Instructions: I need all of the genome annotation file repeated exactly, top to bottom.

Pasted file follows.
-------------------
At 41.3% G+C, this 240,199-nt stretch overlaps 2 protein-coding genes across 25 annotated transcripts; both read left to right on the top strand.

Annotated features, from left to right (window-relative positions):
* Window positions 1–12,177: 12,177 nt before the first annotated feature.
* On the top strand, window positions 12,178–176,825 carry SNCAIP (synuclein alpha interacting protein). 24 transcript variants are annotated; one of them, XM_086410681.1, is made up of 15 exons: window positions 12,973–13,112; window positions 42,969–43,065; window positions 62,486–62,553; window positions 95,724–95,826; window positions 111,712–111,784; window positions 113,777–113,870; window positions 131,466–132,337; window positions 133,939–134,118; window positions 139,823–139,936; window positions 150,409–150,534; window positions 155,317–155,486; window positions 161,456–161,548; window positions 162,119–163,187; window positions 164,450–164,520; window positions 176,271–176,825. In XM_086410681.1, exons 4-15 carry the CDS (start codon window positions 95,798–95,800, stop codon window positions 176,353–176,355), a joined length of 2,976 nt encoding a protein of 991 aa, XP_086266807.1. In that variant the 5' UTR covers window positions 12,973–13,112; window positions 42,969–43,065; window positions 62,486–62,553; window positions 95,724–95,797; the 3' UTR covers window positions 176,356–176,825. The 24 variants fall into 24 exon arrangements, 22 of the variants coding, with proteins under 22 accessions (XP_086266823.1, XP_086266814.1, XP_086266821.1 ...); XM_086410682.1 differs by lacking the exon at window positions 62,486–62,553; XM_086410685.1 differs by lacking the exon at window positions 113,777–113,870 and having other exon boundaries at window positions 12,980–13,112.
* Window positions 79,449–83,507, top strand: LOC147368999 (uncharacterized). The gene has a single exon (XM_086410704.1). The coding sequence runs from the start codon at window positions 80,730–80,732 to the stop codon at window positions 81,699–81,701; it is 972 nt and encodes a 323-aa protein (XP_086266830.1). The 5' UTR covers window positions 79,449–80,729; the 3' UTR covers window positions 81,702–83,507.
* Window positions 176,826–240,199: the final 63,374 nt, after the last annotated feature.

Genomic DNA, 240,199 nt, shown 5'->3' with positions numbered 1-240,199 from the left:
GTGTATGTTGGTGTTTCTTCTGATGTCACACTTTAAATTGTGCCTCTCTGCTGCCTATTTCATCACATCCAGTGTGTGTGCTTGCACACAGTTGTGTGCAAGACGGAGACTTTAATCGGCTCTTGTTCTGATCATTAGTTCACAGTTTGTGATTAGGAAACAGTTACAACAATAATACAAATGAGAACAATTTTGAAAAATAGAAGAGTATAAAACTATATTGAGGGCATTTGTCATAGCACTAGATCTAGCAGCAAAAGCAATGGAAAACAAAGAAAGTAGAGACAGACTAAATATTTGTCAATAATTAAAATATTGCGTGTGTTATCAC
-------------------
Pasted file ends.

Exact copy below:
At 41.3% G+C, this 240,199-nt stretch overlaps 2 protein-coding genes across 25 annotated transcripts; both read left to right on the top strand.

Annotated features, from left to right (window-relative positions):
* Window positions 1–12,177: 12,177 nt before the first annotated feature.
* On the top strand, window positions 12,178–176,825 carry SNCAIP (synuclein alpha interacting protein). 24 transcript variants are annotated; one of them, XM_086410681.1, is made up of 15 exons: window positions 12,973–13,112; window positions 42,969–43,065; window positions 62,486–62,553; window positions 95,724–95,826; window positions 111,712–111,784; window positions 113,777–113,870; window positions 131,466–132,337; window positions 133,939–134,118; window positions 139,823–139,936; window positions 150,409–150,534; window positions 155,317–155,486; window positions 161,456–161,548; window positions 162,119–163,187; window positions 164,450–164,520; window positions 176,271–176,825. In XM_086410681.1, exons 4-15 carry the CDS (start codon window positions 95,798–95,800, stop codon window positions 176,353–176,355), a joined length of 2,976 nt encoding a protein of 991 aa, XP_086266807.1. In that variant the 5' UTR covers window positions 12,973–13,112; window positions 42,969–43,065; window positions 62,486–62,553; window positions 95,724–95,797; the 3' UTR covers window positions 176,356–176,825. The 24 variants fall into 24 exon arrangements, 22 of the variants coding, with proteins under 22 accessions (XP_086266823.1, XP_086266814.1, XP_086266821.1 ...); XM_086410682.1 differs by lacking the exon at window positions 62,486–62,553; XM_086410685.1 differs by lacking the exon at window positions 113,777–113,870 and having other exon boundaries at window positions 12,980–13,112.
* Window positions 79,449–83,507, top strand: LOC147368999 (uncharacterized). The gene has a single exon (XM_086410704.1). The coding sequence runs from the start codon at window positions 80,730–80,732 to the stop codon at window positions 81,699–81,701; it is 972 nt and encodes a 323-aa protein (XP_086266830.1). The 5' UTR covers window positions 79,449–80,729; the 3' UTR covers window positions 81,702–83,507.
* Window positions 176,826–240,199: the final 63,374 nt, after the last annotated feature.

Genomic DNA, 240,199 nt, shown 5'->3' with positions numbered 1-240,199 from the left:
GTGTATGTTGGTGTTTCTTCTGATGTCACACTTTAAATTGTGCCTCTCTGCTGCCTATTTCATCACATCCAGTGTGTGTGCTTGCACACAGTTGTGTGCAAGACGGAGACTTTAATCGGCTCTTGTTCTGATCATTAGTTCACAGTTTGTGATTAGGAAACAGTTACAACAATAATACAAATGAGAACAATTTTGAAAAATAGAAGAGTATAAAACTATATTGAGGGCATTTGTCATAGCACTAGATCTAGCAGCAAAAGCAATGGAAAACAAAGAAAGTAGAGACAGACTAAATATTTGTCAATAATTAAAATATTGCGTGTGTTATCAC